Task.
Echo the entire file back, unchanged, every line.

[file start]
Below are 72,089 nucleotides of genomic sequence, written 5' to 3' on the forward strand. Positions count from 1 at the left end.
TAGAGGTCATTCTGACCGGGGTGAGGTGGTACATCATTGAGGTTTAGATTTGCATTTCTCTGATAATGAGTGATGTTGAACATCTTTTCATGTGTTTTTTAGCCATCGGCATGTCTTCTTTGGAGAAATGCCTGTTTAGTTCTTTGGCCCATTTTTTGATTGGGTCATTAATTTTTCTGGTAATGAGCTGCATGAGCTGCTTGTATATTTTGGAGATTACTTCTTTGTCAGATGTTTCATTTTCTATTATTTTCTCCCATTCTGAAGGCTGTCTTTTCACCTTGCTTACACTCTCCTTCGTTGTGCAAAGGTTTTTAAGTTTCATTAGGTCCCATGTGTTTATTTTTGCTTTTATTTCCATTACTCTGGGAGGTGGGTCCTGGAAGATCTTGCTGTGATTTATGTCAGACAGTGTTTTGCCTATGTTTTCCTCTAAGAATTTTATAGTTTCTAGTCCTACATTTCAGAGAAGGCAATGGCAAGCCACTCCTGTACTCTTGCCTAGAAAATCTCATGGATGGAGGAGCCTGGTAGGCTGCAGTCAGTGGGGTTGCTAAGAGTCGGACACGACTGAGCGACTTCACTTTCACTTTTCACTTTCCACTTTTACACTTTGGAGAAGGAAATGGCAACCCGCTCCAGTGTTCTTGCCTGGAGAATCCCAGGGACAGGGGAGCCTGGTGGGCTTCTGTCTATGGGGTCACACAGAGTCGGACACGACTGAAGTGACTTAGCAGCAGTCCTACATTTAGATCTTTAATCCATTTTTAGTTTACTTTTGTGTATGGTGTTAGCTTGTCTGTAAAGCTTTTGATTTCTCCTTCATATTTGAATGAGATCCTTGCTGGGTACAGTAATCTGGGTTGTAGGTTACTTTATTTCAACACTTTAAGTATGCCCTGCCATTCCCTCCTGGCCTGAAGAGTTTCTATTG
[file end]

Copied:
Below are 72,089 nucleotides of genomic sequence, written 5' to 3' on the forward strand. Positions count from 1 at the left end.
TAGAGGTCATTCTGACCGGGGTGAGGTGGTACATCATTGAGGTTTAGATTTGCATTTCTCTGATAATGAGTGATGTTGAACATCTTTTCATGTGTTTTTTAGCCATCGGCATGTCTTCTTTGGAGAAATGCCTGTTTAGTTCTTTGGCCCATTTTTTGATTGGGTCATTAATTTTTCTGGTAATGAGCTGCATGAGCTGCTTGTATATTTTGGAGATTACTTCTTTGTCAGATGTTTCATTTTCTATTATTTTCTCCCATTCTGAAGGCTGTCTTTTCACCTTGCTTACACTCTCCTTCGTTGTGCAAAGGTTTTTAAGTTTCATTAGGTCCCATGTGTTTATTTTTGCTTTTATTTCCATTACTCTGGGAGGTGGGTCCTGGAAGATCTTGCTGTGATTTATGTCAGACAGTGTTTTGCCTATGTTTTCCTCTAAGAATTTTATAGTTTCTAGTCCTACATTTCAGAGAAGGCAATGGCAAGCCACTCCTGTACTCTTGCCTAGAAAATCTCATGGATGGAGGAGCCTGGTAGGCTGCAGTCAGTGGGGTTGCTAAGAGTCGGACACGACTGAGCGACTTCACTTTCACTTTTCACTTTCCACTTTTACACTTTGGAGAAGGAAATGGCAACCCGCTCCAGTGTTCTTGCCTGGAGAATCCCAGGGACAGGGGAGCCTGGTGGGCTTCTGTCTATGGGGTCACACAGAGTCGGACACGACTGAAGTGACTTAGCAGCAGTCCTACATTTAGATCTTTAATCCATTTTTAGTTTACTTTTGTGTATGGTGTTAGCTTGTCTGTAAAGCTTTTGATTTCTCCTTCATATTTGAATGAGATCCTTGCTGGGTACAGTAATCTGGGTTGTAGGTTACTTTATTTCAACACTTTAAGTATGCCCTGCCATTCCCTCCTGGCCTGAAGAGTTTCTATTG